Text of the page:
The IAEA will monitor large pollutants from space

The Carbon Mapper consortium wants to develop a network of satellites to monitor greenhouse gas emissions on Earth. In this way heavy pollutants can be identified with a great degree of certainty. It is hoped that it will be able to launch the planet’s first two satellites within two years. The first expansion will follow two years later.

Carbon Mapper is a joint initiative of the US state of California, NASA’s Jet Propulsion Laboratory and Planet Labs.

Climate change

The intent is that satellites can track sources of methane, carbon dioxide, and more than two dozen other products that contribute to climate change. “The initiative should increase transparency around the emissions of fossil fuel producers and processors,” stresses Riley Doran, Director of the Carbon Scheme.

It should be remembered that this sector is responsible for about a third of the volumes of methane produced by human activities. There are a number of critical milestones that must be achieved quickly in combating climate change.

“The satellite network could fill a number of gaps in the global methane and carbon dioxide emissions monitoring system,” says Doran. The network enables up-to-date, accessible and informative data for science-based decision-making.

He notes that scientists have only recently begun to identify the largest sources of methane.

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Methane is a greenhouse gas about eighty times more powerful than carbon dioxide during the first two decades of its existence in the atmosphere. At least a quarter of global warming has to be attributed to human-induced methane emissions, according to the Environmental Defense Fund.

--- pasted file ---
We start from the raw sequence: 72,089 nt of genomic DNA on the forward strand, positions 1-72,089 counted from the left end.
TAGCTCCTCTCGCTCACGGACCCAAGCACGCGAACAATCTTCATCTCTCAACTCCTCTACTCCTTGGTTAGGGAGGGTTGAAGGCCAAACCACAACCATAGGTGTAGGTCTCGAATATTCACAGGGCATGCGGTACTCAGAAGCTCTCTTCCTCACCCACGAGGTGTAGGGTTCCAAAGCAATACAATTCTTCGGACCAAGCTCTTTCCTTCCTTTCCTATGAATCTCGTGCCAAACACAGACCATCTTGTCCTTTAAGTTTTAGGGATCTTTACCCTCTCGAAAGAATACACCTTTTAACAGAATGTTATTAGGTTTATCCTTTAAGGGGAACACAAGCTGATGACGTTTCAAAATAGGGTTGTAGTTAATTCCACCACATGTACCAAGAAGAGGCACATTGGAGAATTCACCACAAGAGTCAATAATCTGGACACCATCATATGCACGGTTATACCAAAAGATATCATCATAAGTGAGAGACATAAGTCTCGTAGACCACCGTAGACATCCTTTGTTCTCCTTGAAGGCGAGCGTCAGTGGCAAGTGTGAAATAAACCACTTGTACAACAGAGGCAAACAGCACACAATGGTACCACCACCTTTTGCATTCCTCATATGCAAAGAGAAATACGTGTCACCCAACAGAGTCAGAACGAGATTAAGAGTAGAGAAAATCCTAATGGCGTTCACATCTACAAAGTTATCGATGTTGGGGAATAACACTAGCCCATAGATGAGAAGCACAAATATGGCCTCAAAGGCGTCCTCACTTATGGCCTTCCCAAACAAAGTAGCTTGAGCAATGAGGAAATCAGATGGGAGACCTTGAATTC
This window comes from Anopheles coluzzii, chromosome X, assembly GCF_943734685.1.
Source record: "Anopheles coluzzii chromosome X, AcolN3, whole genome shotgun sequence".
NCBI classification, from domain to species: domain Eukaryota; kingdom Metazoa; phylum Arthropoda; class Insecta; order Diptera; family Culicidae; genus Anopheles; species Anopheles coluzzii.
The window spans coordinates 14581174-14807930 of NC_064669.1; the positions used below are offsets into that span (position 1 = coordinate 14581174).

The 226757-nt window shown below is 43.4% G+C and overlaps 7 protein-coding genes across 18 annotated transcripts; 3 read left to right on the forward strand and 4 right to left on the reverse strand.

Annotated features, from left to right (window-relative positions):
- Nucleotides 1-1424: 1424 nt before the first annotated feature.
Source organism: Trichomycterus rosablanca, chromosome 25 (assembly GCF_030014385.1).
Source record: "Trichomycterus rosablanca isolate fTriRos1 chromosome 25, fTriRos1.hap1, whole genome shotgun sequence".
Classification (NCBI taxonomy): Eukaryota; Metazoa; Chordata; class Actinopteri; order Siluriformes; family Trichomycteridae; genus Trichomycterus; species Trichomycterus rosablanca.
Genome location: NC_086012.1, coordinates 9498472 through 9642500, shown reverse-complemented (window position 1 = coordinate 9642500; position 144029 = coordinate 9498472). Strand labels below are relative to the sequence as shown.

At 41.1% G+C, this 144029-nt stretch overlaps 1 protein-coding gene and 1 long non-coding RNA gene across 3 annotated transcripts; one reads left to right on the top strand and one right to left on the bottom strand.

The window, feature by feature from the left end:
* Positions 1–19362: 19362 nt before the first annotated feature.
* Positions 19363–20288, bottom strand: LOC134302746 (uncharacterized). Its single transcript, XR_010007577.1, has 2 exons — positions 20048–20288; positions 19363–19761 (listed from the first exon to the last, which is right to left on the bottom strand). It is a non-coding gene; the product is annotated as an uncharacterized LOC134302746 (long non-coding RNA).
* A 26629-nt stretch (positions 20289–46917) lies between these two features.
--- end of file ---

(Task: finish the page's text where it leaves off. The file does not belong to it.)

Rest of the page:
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Although observations of greenhouse gases from space can be affected by cloud cover, precipitation and varying light intensities, this technology offers the possibility to correlate recorded leaks with individual pollutants.

This capacity increases as more satellites are launched, allowing for more accuracy and more frequent coverage.

Control company GHG Sat, which uses its own satellites for surveillance and relies on data from the European Space Agency, had already indicated in February that it had been able to attribute the leaks to at least eight pipelines and gas installations in Turkmenistan within hours in the atmosphere. .

“If the data from all control initiatives can be collected and managed efficiently, then an excellent system can be built to accurately quantify global emissions,” says Doreen. “This can be of great importance to business, politics and society.”

(NS)

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